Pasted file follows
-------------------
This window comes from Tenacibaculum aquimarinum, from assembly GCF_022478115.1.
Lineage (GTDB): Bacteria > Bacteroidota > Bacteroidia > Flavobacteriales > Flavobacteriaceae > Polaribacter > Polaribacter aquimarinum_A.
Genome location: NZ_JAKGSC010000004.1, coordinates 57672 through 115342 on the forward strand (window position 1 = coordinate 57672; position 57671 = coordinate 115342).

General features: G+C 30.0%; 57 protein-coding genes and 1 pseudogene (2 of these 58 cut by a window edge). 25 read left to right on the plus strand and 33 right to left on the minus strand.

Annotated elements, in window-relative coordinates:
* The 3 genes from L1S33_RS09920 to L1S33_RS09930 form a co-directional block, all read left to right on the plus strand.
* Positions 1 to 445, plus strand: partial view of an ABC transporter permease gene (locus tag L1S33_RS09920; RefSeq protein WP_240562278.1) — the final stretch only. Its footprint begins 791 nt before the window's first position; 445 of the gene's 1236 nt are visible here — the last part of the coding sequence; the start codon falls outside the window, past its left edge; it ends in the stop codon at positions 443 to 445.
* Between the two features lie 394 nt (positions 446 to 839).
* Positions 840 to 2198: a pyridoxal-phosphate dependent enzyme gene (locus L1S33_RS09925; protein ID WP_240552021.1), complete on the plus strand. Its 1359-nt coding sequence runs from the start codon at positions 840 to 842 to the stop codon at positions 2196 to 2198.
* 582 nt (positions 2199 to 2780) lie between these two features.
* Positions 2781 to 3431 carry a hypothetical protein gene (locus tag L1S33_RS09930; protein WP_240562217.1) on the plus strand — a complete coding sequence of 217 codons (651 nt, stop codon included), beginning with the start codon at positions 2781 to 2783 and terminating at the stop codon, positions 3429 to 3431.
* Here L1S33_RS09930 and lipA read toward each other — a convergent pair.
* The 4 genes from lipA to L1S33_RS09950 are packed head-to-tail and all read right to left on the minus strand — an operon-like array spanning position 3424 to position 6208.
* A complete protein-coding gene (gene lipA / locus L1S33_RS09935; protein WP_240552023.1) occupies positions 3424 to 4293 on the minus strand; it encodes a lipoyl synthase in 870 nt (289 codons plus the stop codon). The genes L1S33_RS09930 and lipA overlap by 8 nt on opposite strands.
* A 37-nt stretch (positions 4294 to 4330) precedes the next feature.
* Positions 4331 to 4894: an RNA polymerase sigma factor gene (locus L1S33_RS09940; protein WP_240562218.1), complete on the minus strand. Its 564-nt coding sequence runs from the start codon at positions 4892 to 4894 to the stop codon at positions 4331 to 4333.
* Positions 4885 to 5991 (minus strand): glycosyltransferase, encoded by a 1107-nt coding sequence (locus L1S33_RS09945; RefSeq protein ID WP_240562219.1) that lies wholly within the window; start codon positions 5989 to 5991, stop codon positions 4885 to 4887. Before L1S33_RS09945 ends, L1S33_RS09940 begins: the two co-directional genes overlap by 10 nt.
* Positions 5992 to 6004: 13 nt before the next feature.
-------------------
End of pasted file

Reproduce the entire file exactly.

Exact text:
This window comes from Tenacibaculum aquimarinum, from assembly GCF_022478115.1.
Lineage (GTDB): Bacteria > Bacteroidota > Bacteroidia > Flavobacteriales > Flavobacteriaceae > Polaribacter > Polaribacter aquimarinum_A.
Genome location: NZ_JAKGSC010000004.1, coordinates 57672 through 115342 on the forward strand (window position 1 = coordinate 57672; position 57671 = coordinate 115342).

General features: G+C 30.0%; 57 protein-coding genes and 1 pseudogene (2 of these 58 cut by a window edge). 25 read left to right on the plus strand and 33 right to left on the minus strand.

Annotated elements, in window-relative coordinates:
* The 3 genes from L1S33_RS09920 to L1S33_RS09930 form a co-directional block, all read left to right on the plus strand.
* Positions 1 to 445, plus strand: partial view of an ABC transporter permease gene (locus tag L1S33_RS09920; RefSeq protein WP_240562278.1) — the final stretch only. Its footprint begins 791 nt before the window's first position; 445 of the gene's 1236 nt are visible here — the last part of the coding sequence; the start codon falls outside the window, past its left edge; it ends in the stop codon at positions 443 to 445.
* Between the two features lie 394 nt (positions 446 to 839).
* Positions 840 to 2198: a pyridoxal-phosphate dependent enzyme gene (locus L1S33_RS09925; protein ID WP_240552021.1), complete on the plus strand. Its 1359-nt coding sequence runs from the start codon at positions 840 to 842 to the stop codon at positions 2196 to 2198.
* 582 nt (positions 2199 to 2780) lie between these two features.
* Positions 2781 to 3431 carry a hypothetical protein gene (locus tag L1S33_RS09930; protein WP_240562217.1) on the plus strand — a complete coding sequence of 217 codons (651 nt, stop codon included), beginning with the start codon at positions 2781 to 2783 and terminating at the stop codon, positions 3429 to 3431.
* Here L1S33_RS09930 and lipA read toward each other — a convergent pair.
* The 4 genes from lipA to L1S33_RS09950 are packed head-to-tail and all read right to left on the minus strand — an operon-like array spanning position 3424 to position 6208.
* A complete protein-coding gene (gene lipA / locus L1S33_RS09935; protein WP_240552023.1) occupies positions 3424 to 4293 on the minus strand; it encodes a lipoyl synthase in 870 nt (289 codons plus the stop codon). The genes L1S33_RS09930 and lipA overlap by 8 nt on opposite strands.
* A 37-nt stretch (positions 4294 to 4330) precedes the next feature.
* Positions 4331 to 4894: an RNA polymerase sigma factor gene (locus L1S33_RS09940; protein WP_240562218.1), complete on the minus strand. Its 564-nt coding sequence runs from the start codon at positions 4892 to 4894 to the stop codon at positions 4331 to 4333.
* Positions 4885 to 5991 (minus strand): glycosyltransferase, encoded by a 1107-nt coding sequence (locus L1S33_RS09945; RefSeq protein ID WP_240562219.1) that lies wholly within the window; start codon positions 5989 to 5991, stop codon positions 4885 to 4887. Before L1S33_RS09945 ends, L1S33_RS09940 begins: the two co-directional genes overlap by 10 nt.
* Positions 5992 to 6004: 13 nt before the next feature.